"Liberty without virtue would be no blessing to us" - Benjamin Rush, 1777

            by kovie on Sun Dec 02, 2012 at 05:57:15 PM PST

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    •  I'd vote for Lincoln. (15+ / 0-)

      I'm reading Wrong on Race: The Democratic Party's Buried Past. The premise is flawed, that the 19th century Democratic Party was racist isn't buried or hidden. I've never met a Democrat who had a good word to say about Steven Douglas, Jefferson Davis or Andrew Johnson. If someone today has a Confederate flag sticker on their car, the chances that person is a Democrat are very slim.

      If I lived back in 1860, I would have voted for Lincoln. The Republican Party of the 19th century was the liberal - actually, radical - party. The Democrats of the time were the conservatives. Here's a quote from Lincoln: "Labor is prior to, and independent of, capital. Capital is only the fruit of labor, and could never have existed if labor had not first existed. Labor is the superior of capital, and deserves much the higher consideration." No conservative could have made that statement.

      Democrats of today aren't very interested in Democrats of the 19th century. Likewise, Republicans of today aren't interested in liberals like Teddy Roosevelt and Eisenhower. Listening to today's Republicans, you would think that Teddy Roosevelt and Ike never existed.

      Today's Republican Party pays lip service to Lincoln while standing against what he stood for.

      The wolfpack eats venison. The lone wolf eats mice.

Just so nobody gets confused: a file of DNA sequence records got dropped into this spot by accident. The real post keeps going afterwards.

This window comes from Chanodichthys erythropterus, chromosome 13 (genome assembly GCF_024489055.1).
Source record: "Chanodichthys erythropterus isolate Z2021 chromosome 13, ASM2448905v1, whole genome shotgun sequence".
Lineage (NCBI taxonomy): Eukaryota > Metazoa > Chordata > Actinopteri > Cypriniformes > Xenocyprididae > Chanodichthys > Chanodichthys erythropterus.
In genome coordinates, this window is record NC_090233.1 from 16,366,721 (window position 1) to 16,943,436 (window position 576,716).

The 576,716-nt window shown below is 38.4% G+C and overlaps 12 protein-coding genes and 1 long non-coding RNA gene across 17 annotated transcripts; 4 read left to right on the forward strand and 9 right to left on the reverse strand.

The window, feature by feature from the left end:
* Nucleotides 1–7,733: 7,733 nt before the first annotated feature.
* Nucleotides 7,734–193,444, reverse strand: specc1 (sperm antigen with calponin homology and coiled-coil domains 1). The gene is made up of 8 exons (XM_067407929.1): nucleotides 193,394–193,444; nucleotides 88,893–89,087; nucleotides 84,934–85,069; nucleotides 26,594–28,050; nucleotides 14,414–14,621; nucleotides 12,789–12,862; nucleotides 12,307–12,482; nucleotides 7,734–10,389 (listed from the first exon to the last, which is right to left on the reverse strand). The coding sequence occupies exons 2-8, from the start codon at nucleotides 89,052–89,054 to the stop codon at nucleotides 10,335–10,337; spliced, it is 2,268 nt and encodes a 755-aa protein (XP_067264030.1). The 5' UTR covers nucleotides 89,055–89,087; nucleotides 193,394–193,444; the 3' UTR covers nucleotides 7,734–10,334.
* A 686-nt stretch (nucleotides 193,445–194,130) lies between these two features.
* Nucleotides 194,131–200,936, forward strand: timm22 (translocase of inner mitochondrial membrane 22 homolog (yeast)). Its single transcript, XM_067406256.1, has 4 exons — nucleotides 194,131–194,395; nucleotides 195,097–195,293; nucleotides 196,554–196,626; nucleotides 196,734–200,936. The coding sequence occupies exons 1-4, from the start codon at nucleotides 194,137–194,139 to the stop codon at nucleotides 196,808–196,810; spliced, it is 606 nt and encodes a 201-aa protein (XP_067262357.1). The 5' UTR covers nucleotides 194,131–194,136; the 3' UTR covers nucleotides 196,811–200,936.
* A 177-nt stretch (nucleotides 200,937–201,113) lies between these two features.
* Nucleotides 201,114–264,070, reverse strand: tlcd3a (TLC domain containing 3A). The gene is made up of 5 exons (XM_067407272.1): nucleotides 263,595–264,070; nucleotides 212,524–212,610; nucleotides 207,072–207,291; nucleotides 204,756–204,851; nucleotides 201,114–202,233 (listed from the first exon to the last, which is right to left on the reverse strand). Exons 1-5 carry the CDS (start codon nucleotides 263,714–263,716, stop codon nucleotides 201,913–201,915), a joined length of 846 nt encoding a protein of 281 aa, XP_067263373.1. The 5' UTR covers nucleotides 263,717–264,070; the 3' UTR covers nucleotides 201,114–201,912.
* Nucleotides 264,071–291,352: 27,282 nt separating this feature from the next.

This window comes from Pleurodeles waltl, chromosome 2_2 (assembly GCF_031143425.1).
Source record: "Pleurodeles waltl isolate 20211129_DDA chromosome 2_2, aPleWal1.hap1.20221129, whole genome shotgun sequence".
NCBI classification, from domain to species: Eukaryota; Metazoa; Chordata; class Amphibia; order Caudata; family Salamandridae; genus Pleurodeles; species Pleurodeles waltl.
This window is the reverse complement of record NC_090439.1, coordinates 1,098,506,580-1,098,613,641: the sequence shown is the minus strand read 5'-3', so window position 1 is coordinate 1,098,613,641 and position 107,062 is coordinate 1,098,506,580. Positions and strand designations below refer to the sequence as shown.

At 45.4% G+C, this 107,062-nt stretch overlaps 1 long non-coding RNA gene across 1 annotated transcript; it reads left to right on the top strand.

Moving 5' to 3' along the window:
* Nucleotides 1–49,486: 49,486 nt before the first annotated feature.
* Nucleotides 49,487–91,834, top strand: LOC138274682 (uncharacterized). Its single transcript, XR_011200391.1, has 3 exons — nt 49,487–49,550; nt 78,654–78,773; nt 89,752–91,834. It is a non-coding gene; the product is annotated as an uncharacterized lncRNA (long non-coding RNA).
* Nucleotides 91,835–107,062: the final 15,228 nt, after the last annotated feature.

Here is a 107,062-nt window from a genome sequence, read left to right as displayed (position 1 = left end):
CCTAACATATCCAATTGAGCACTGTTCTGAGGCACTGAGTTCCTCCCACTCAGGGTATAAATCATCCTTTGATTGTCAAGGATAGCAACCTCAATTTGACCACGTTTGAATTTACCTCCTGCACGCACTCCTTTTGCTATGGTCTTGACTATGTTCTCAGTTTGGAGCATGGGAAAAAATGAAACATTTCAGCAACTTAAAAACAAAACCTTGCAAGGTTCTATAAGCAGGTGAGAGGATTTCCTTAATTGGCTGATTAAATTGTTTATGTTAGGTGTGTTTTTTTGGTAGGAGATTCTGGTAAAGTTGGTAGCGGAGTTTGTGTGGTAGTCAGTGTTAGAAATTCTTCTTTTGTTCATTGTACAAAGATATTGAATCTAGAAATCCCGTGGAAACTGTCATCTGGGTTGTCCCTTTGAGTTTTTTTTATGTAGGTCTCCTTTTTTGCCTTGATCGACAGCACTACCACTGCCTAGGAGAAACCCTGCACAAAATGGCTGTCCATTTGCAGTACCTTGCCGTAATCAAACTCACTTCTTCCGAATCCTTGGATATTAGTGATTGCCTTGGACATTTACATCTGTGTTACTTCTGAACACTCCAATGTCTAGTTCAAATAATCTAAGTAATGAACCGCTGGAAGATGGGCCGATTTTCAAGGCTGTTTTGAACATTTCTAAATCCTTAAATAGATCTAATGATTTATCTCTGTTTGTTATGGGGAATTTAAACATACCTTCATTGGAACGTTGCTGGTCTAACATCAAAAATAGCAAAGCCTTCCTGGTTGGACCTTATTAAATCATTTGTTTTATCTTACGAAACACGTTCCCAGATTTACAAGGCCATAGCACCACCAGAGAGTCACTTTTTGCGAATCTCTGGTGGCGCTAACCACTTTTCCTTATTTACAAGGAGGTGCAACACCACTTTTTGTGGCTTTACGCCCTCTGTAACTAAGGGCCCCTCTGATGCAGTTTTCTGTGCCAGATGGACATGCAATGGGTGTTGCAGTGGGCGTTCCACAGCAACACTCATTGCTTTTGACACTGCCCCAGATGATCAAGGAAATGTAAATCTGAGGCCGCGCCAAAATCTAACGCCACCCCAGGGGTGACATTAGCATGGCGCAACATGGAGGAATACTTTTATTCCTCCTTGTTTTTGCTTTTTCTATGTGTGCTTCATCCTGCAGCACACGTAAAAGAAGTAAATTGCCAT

by A Citizen on Sun Dec 02, 2012 at 07:22:33 AM PST

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      •  I'd go even further (2+ / 0-)
        Recommended by:
        A Citizen, Ian Reifowitz

        and argue that in many ways the Federalists were the liberal progressives and the Jeffersonians were the conservative reactionaries. Most Federalists were anti-slavery economic and fiscal progressives who wanted government to invest in the country's economy, while most Jeffersonians were states rights absolutists who either owned slaves and effectively if not openly believed in slavery, or didn't have a big problem with it, and wanted the government out of the economy. Of course the roles were reversed on other issues like civil liberties and militarism, but on the whole I think this holds true, and has every since, with the only big change being that the parties have taken over each others' historical roles and views, effectively being little more than a name change.

        "Liberty without virtue would be no blessing to us" - Benjamin Rush, 1777

        by kovie on Sun Dec 02, 2012 at 07:38:35 AM PST

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      •  I think people are overly harsh on Douglas. (5+ / 0-)

        His overriding concern was trying to keep the two sides from coming to blows, and he had a far better sense than most Northerners that the South wasn't just blustering with its talk of secession.  Even Doris Kearns Goodwin, in the midst of what often verges on a hagiographic treatment of Lincoln, admits that neith he nor Seward thought that the South would actually secede, but Douglas did.  When it became apparent that the South wasn't bluffing, they both balked (Seward, especially), but Lincoln decided things were too far along now to pull back.

        Douglas will never be remembered as a principled opponent of slavery, to be sure, but given that the Civil War killed 600,000 people, one can hardly view his desire to prevent it as wholly ignoble.

    •  Traitors who needed to be hanged (0+ / 0-)

      I know that Lincoln didn't want to punish a lot of people, but Davis and Lee were the very public faces of treason. They deserved death.

      The GOP is the party of mammon. They mock what Jesus taught.

      by freelunch on Sun Dec 02, 2012 at 10:29:25 AM PST